Gather round, you Corporate Huns, I’ll show you the death of your future sons.
The words just flowed from there and I had found how I wanted The Johnny High-Fives to sound: a hybridisation of folk and punk. I first encountered this sound while living in Denton, Texas, with an old friend who had a band called Cartright. Cartright had this dirty, gritty vibe like The Ramones, Bob Dylan, and Thelonious Monk poured their collective DNA into a whiskey bottle and shook.
Interestingly enough, the band’s name, The Johnny High-Fives, actually came from a night with the Cartright boys. Ben, the band’s leader, and some other guys were trying to determine the name of their new band. At the time, Ben was going by the pseudonym Ben Cartright, and they had been using that same moniker as their band name as a kind of placeholder, but Ben thought they needed something flashier.
As we sat around tossing out random combinations of words and phrases, this guy named John started adding ‘high fives’ to everything that was said.
It was pretty funny and, when it came time to name my band, the only voice I heard was John and his ‘high fives’. There it was, The Johnny High-Fives. Incidentally, Cartright wound up remaining Cartright, and they’re still performing to this day.
Then there was this trip to New York I took with my brother, Kevin, and my friend Jay Calhoun. We had only known each other a couple of months at the time, but Jay needed to get to Omaha from Texas for a gig and Kevin and I needed some extra cash for the road. We agreed to drive Jay to Omaha if he could help pay for gas.
Jay and I were both smokers but Kevin was not. It was Kevin’s car and he didn’t want it to stink of smoke, so we wound up smoking outside while he waited in the car.
A peak moment in my friendship with Jay came when Kevin shouted from inside the car, ‘Will you guys hurry up? If it weren’t for you I could be in New York by now.’
Realizing that if either of us had been the only smoker on this trip, things might have been very different, Jay said, ‘I’m glad you smoke…’
I started to say something generic like, ‘Yeah,’ but Jay shouts, ‘Cause I wanna see you die!’
That became the joke of the trip, eventually even bringing Kevin into it. Some years later, Jay sent me a new song of his which he had called Smoke or I Wanna See You Die. This, of course, had to be added to the repertoire of The Johnny High-Fives and Jay wholeheartedly agreed.
Through my wife, Erin, who was my girlfriend at the time, I met a young Maryland guitar player named Cody Finkner. His old band, Press Black, had a tune inspired by the movie They Live. I went and watched the movie, referenced Roddy Piper’s famous improv line ‘I am here to chew bubblegum and kick ass…and I’m all out of bubblegum’ in Dystopia Boy, and asked Cody if I could include They Live as a Johnny High-Fives song and he happily accepted.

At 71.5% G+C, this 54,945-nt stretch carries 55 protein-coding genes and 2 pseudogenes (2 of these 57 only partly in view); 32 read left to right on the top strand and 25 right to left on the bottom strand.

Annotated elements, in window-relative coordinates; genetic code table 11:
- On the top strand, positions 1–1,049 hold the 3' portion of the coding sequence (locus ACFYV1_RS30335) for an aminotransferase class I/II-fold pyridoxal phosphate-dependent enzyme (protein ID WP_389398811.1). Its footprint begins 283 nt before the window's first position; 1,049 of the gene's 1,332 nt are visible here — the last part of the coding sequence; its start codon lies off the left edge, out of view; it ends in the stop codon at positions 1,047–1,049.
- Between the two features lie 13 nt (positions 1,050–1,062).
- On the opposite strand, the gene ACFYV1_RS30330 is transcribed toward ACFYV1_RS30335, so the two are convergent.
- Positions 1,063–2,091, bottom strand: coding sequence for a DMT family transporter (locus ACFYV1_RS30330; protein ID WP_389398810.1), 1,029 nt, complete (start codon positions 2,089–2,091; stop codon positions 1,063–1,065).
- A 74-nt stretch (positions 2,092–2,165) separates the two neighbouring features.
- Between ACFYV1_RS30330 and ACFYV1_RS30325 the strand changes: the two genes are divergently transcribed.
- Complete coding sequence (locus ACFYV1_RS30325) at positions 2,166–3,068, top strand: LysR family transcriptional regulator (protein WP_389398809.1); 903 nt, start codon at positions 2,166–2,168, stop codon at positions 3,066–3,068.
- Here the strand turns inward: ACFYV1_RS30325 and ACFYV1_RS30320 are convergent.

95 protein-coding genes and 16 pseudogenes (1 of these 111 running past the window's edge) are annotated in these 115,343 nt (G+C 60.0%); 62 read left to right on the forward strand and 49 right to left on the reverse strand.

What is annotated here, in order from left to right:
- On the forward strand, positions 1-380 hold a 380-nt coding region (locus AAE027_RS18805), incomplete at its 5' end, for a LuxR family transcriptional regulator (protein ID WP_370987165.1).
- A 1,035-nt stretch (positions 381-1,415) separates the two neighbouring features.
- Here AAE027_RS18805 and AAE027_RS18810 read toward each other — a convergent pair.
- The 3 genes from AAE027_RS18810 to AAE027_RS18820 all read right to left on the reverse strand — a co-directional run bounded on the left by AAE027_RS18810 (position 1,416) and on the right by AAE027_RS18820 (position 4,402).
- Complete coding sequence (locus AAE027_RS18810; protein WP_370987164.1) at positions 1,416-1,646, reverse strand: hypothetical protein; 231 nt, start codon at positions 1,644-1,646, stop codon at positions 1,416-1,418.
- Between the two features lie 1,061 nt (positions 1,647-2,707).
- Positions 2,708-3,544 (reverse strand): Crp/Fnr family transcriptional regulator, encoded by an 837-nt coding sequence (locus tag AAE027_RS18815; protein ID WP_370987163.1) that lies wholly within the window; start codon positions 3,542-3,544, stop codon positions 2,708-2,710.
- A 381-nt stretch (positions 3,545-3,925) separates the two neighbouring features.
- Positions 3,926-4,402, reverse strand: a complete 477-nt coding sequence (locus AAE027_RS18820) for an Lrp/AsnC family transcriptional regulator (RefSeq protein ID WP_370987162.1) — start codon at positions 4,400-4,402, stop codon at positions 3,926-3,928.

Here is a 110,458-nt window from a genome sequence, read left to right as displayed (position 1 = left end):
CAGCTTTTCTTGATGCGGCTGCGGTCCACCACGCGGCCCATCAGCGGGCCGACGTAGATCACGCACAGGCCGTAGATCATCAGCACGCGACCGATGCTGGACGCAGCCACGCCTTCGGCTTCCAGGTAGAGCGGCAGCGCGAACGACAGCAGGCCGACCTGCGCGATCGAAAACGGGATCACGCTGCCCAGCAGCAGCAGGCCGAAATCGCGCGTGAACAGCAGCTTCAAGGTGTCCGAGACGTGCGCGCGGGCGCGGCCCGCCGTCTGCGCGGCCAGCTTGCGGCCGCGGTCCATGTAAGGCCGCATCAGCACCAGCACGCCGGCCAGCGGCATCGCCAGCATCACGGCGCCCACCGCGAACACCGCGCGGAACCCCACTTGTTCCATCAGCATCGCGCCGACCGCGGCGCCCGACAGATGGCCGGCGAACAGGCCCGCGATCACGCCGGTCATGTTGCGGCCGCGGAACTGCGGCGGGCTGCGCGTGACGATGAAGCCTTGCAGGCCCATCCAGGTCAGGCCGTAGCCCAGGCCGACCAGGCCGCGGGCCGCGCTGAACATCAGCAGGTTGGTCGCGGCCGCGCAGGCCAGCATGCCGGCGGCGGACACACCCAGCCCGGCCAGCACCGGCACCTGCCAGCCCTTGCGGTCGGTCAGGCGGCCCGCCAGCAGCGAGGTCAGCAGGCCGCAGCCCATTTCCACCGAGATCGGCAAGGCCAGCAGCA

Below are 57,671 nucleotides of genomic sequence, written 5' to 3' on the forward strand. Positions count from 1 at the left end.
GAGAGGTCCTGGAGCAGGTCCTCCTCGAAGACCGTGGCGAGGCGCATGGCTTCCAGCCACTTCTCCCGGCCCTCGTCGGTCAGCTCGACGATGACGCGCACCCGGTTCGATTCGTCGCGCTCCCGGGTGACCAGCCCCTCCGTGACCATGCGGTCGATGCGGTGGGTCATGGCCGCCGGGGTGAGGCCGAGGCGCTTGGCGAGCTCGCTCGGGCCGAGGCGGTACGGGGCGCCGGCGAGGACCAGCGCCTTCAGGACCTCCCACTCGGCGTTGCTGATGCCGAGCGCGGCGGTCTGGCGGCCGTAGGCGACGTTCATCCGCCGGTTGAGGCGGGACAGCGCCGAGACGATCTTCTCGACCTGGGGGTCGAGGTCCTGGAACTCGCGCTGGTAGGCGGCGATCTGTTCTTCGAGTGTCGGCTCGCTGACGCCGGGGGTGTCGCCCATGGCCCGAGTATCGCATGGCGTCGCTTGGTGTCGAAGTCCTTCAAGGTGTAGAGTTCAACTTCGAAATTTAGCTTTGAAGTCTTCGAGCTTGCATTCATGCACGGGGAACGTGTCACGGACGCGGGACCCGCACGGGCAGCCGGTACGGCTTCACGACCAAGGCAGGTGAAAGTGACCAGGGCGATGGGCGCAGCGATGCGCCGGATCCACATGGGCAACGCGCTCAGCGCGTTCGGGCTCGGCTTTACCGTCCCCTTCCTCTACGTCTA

After I got published by Montag Press, my editor asked me if I was familiar with the music of David Rovics, a Portland folk singer. David and I exchanged a few emails and I included Rovics’ song Strike a Blow Against the Empire in the novel.
Music also helps me get ideas.
When I listen to Tom Waits I can feel my own brain chemistry changing. I see reality through the purple smoke of a post-Apocalyptic carnival. I feel the vibrations of my surroundings coming together like a vivid dream, both exciting and uncomfortable, and suddenly I just have to write.
Listening to Bob Dylan is like talking to a mentor. When I put on a Dylan track, I almost always wind up with a piece of writing. While listening to Blood on the Tracks, I became obsessed with the song Lily, Rosemary, and the Jack of Hearts. I knew there was something in there to be sussed out, but I couldn’t quite find it. Then I noticed a little moment where Lily takes her dress off and hides it away. It wasn’t much, but there was something about the gentleness in it that led to Joe and his childhood crush, Audrey, having a pretend wedding that gets broken up by Audrey’s overprotective father. Afterward, Audrey takes the night shirt she wore as her wedding dress, folds it neatly and tucks it in the bottom of her toy chest where it would remain for years.
Another song, Tangled Up in Blue, has a verse where a guy meets a girl in a topless place which inspired me to write Joe’s encounter with Audrey at a Portland strip club later in the story.